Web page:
The Government have been off the pace at every stage since the fire. More than eleven months on from Grenfell, how is it that two thirds of Grenfell survivors are still in hotels or temporary accommodation? How is it that the Government still do not know how many private tower blocks are unsafe? How is it that only seven out of more than 300 tower blocks across the country with the same Grenfell-style cladding have had it removed and replaced? How can it be that Ministers offered money to councils and housing association landlords for re-cladding costs and finally agreed to consult on a combustible cladding ban only last week?

Many people will have learned only yesterday that the London fire service has fundamentally changed its safety advice to residents in blocks still wrapped with the same Grenfell-style cladding. In place of “stay put” if a fire breaks out—strong advice given for decades to all residents in all tower blocks across the country, including those in Grenfell Tower—the London fire brigade now says “get out” directly. Do all fire brigades now give the same advice? Do all residents in all blocks with unsafe cladding know that? I say to the Minister that more action, more clarity and more urgency are required from the Government.

When will the Secretary of State publish a clear national statement on evacuation policy? When will he confirm when all tower blocks be re-clad? When will he get sprinklers retrofitted—the Opposition and fire chiefs have argued that they are needed? When will he make public the location, ownership and fire safety status of all high-rise blocks at risk? The information is held by the Government, but Ministers are keeping it secret. We know that the Secretary of State knows—he is the new Secretary of State—that more action and greater urgency is needed. When will we get it?

James Brokenshire Portrait James Brokenshire - Hansard
21 May 2018, 2:30 p.m.

May I underline what I said in my opening comments about the importance of remembering and reflecting on the very moving testimony that has already been provided in the public inquiry? It is right that all those affected are able to share their memories of those who lost their lives and, indeed, that there should be no time limit on that process. We all need to reflect extremely carefully on the testimony given.

The right hon. Gentleman raises many points, a number of which we dealt with last week during the debates on Grenfell Tower and during my statement on the Hackitt report. He knows that I have been very clear about wanting to speed up the process, which is why I said last week that it is not a question of waiting for the final recommendations to be fully implemented, and it is why I took the steps that I did in relation to combustible cladding and other issues such as the use of desktop studies. I have outlined that although the consultation on desktop studies closes later this week, I will obviously not hesitate to ban them if they cannot be used safely.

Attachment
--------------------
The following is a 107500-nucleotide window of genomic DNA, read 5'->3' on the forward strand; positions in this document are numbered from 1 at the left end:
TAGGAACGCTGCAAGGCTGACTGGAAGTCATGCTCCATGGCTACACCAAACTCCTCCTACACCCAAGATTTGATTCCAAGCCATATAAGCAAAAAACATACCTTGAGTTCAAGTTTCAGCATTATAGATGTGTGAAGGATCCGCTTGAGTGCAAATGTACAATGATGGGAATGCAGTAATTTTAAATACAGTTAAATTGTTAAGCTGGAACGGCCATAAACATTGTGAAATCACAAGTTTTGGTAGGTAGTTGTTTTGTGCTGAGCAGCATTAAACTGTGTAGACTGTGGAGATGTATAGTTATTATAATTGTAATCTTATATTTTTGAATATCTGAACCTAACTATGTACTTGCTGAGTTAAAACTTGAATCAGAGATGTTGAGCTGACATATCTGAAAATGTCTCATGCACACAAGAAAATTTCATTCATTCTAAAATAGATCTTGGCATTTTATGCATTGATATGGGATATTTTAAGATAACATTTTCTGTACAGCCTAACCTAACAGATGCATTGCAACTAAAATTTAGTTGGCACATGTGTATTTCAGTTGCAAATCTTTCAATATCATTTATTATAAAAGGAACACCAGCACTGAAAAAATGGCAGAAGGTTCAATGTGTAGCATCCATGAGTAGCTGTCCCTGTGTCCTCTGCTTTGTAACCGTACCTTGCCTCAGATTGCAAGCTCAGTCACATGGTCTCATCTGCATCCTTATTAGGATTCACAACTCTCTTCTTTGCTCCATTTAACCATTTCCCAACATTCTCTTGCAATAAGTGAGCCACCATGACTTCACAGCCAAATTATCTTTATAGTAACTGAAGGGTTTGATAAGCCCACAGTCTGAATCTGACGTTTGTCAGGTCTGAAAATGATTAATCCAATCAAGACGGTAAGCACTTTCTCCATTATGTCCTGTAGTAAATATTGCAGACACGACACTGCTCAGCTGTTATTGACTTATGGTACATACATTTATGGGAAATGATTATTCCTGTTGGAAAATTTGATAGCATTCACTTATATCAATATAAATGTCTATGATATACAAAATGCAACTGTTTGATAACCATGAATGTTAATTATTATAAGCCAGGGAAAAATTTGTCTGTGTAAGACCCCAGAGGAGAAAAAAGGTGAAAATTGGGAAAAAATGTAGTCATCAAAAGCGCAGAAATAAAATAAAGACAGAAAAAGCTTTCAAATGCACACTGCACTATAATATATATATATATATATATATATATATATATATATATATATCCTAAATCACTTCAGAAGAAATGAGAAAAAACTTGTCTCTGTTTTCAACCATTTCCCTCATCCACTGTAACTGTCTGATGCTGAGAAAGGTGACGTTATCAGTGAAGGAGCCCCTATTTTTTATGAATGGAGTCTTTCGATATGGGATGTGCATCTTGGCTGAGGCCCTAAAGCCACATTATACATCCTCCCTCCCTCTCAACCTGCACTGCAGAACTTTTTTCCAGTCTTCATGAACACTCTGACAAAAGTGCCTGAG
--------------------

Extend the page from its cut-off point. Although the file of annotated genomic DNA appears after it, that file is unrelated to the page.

The right hon. Gentleman highlights the advice from the fire authorities. Obviously, we are guided by the National Fire Chiefs Council on these matters, and the London fire brigade has given its advice in that regard. He mentions sprinklers. I would underline the points that I made last week—that is, we have given certain advice regarding the provision of sprinklers on new blocks of over 30 metres in height, but for existing buildings it is for the building owner to decide. As Dame Judith Hackitt rightly pointed out in her report, no single fire safety measure, including sprinklers, can be seen as a panacea.

I have already outlined the further steps that we are taking regarding remediation. We gave further instructions to local authorities last week to further empower them to take action in respect of identifying buildings. There is no lack of urgency on my part or on the part of my Department when it comes to moving forward with addressing these issues and underlining and recognising the serious concerns that have been expressed. Equally, I have underlined our desire to do the right thing in relation to fire safety. We will be taking the actions that I outlined last week and underlined again today to ensure that we are following this through and pursuing it rigorously.

Building Regulations and Fire Safety

Debate between James Brokenshire and John Healey
Thursday 17th May 2018

(2 years, 4 months ago)

Commons Chamber
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Ministry of Housing, Communities and Local Government
James Brokenshire Portrait The Secretary of State for Housing, Communities and Local Government (James Brokenshire) - Parliament Live - Hansard
17 May 2018, 12:19 p.m.

With permission, I would like to make a statement on the publication of Dame Judith Hackitt’s final report following her independent review of building regulations and fire safety.